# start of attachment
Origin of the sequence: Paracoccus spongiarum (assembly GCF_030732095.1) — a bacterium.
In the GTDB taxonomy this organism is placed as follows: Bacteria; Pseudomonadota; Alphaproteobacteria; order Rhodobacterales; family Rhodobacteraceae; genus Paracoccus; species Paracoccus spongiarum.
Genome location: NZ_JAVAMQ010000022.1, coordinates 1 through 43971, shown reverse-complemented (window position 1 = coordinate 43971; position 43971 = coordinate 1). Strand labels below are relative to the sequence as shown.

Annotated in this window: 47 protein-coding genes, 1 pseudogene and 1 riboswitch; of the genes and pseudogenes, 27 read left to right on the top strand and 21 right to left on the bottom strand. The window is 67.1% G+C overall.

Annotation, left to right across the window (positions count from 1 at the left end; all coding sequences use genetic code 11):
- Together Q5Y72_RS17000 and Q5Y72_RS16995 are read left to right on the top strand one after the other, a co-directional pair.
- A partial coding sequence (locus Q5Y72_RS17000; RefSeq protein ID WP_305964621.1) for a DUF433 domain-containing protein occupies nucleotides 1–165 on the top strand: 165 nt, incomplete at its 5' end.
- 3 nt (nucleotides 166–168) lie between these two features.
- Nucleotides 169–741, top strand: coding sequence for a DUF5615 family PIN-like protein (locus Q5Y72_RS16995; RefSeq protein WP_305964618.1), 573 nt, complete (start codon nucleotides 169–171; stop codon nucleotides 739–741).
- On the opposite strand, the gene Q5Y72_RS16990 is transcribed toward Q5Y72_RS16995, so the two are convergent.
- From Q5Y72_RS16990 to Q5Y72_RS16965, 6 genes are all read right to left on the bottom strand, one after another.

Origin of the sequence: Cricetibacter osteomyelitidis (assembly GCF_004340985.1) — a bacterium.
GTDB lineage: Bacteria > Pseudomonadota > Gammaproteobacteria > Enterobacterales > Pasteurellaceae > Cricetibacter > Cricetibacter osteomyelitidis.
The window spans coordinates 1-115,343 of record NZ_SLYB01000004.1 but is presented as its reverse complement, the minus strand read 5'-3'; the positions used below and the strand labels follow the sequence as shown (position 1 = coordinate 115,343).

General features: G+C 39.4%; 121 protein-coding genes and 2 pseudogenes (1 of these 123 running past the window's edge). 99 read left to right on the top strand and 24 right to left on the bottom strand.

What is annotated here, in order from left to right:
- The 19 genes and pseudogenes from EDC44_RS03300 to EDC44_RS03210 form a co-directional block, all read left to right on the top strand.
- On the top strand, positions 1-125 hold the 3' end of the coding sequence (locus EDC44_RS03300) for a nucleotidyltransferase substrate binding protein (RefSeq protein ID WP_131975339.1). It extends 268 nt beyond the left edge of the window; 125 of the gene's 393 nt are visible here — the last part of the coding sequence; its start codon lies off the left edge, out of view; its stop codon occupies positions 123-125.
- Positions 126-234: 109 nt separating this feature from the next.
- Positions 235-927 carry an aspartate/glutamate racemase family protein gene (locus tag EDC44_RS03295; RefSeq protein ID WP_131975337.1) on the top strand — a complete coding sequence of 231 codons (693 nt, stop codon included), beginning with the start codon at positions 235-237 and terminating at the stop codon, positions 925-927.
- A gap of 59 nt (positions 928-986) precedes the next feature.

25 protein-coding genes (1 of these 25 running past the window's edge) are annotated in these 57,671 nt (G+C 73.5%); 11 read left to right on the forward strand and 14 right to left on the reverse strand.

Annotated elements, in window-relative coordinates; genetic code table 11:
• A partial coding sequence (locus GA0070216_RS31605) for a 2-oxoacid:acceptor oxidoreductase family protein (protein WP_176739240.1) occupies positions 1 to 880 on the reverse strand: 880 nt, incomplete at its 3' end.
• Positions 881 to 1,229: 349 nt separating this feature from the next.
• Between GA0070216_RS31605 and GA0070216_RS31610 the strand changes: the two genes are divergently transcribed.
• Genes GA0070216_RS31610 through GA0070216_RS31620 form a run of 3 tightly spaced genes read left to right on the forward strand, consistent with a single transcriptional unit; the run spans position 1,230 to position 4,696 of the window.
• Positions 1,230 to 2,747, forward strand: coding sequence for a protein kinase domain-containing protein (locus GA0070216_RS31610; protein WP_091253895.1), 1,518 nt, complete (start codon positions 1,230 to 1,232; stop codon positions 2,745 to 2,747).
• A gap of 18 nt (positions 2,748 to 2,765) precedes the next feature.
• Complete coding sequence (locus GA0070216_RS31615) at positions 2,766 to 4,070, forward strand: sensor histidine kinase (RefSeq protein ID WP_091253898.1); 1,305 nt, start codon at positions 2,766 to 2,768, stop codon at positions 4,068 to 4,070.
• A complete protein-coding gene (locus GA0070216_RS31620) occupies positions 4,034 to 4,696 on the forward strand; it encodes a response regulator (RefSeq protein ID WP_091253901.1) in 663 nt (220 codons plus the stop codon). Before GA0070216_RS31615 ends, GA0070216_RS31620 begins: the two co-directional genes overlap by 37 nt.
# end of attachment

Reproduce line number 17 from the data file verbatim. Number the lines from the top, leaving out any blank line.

- The 19 genes and pseudogenes from EDC44_RS03300 to EDC44_RS03210 form a co-directional block, all read left to right on the top strand.